This paper focuses on a disharmonic word order pattern that has not previously received specific attention in either the generative or the typological literature, namely that in which a superficially head-initial phrase is dominated by a superficially head-final one. Unlike the opposite disharmonic pattern (head-initial over head-final), final-over-initial appears to be curiously absent in various clausal and nominal contexts and in unrelated languages which permit a range of word orders (e.g. Germanic, Finnish, Basque). On the strength of this observation, a constraint is formulated which rules out final-over-initial orders: the Final-over-Final Constraint (FOFC). The primary aim of the paper is to gain a better understanding of the nature of FOFC and also to consider what insights it may offer in respect of the structure underlying disharmonic orders and the manner in which such structures are linearized. Consideration of both cases conforming to FOFC and those which apparently do not do so (e.g. initial DPs and PPs in OV languages like German, clause-final particles and final negation in VO languages, circumpositional structures) suggests that a phase- and LCA-based analysis may facilitate understanding of the relevant gaps and occurrences. More specifically, it is proposed that phase heads determine the linearization properties of categorially non-distinct heads in their phasal domain. Unattested FOFC-violating structures like *VOAux and *SVOComp are therefore ruled out, while the counterexamples are shown to be derivable by virtue either of the categorial distinction between the dominating and dominated phrases or of the fact that the head of the dominating phrase is deficient, i.e. not a phase head. The conclusion is therefore that a properly formulated version of FOFC seems to hold as an absolute principle across languages, and that more detailed and systematic study of FOFC may, in addition to its typological interest, (a) reveal a great deal about the linearization of syntactic structure and (b) provide an empirical basis for developing a greater understanding of the nature of syntactic categories.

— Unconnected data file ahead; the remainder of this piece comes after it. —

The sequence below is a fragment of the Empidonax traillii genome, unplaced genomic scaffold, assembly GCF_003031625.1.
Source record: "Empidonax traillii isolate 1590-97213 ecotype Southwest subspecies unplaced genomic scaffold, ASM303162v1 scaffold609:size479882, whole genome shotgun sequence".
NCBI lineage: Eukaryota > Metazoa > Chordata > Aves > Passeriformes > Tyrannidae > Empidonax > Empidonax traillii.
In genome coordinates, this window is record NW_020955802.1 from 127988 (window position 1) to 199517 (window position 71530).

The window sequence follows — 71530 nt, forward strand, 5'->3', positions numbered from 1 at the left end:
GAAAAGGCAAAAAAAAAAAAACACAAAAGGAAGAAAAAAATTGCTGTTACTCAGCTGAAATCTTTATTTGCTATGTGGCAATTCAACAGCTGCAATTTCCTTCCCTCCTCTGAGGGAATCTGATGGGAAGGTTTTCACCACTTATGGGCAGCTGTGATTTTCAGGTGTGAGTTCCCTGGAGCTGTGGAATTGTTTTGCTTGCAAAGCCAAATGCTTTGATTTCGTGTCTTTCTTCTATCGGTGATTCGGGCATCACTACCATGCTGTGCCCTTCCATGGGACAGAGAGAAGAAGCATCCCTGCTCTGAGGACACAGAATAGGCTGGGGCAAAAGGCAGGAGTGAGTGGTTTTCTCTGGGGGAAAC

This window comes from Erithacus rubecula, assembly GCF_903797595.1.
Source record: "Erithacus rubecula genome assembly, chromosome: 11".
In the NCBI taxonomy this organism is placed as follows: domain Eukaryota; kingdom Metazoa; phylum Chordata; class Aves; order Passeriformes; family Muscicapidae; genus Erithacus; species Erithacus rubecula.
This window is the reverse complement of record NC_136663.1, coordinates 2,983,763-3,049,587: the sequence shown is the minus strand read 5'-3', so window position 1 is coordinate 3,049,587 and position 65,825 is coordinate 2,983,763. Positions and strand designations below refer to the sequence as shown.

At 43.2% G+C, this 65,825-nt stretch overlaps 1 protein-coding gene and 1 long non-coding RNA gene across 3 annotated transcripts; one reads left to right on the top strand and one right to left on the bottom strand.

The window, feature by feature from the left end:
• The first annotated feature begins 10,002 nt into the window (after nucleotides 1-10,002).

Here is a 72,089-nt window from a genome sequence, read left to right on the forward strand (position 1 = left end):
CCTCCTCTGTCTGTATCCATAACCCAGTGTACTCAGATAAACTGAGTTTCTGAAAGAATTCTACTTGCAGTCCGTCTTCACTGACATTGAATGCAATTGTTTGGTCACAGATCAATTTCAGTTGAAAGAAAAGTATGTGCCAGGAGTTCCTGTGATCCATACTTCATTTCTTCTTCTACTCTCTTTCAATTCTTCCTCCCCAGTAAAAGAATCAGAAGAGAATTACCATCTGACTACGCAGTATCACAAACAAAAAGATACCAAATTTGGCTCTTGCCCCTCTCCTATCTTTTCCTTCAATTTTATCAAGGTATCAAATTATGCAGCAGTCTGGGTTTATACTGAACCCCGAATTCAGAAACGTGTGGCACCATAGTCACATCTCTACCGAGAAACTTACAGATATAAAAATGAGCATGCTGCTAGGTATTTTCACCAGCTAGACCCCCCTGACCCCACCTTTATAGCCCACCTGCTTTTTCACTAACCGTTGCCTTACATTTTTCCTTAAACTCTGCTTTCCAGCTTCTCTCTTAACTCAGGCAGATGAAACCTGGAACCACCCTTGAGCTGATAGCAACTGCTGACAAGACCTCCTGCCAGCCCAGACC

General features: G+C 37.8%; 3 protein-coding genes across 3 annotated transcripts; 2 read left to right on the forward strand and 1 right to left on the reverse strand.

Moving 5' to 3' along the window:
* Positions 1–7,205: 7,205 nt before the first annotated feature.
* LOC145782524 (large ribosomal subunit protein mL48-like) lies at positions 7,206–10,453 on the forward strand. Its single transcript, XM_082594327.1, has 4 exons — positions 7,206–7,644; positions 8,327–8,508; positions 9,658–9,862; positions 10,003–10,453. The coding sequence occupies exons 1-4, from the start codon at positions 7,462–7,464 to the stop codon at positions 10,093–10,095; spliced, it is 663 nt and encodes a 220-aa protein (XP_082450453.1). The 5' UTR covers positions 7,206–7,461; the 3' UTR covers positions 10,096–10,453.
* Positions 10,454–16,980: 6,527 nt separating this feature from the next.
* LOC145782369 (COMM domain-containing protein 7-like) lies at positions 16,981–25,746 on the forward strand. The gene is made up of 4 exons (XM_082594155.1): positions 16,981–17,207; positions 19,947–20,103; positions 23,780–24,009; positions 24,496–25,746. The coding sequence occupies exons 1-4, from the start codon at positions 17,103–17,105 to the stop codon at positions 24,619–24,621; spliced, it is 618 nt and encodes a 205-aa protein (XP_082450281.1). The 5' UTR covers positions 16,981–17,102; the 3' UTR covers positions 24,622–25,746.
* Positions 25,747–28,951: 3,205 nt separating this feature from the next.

Proceedings of the 26th West Coast Conference on Formal Linguistics
edited by Charles B. Chang and Hannah J. Haynie
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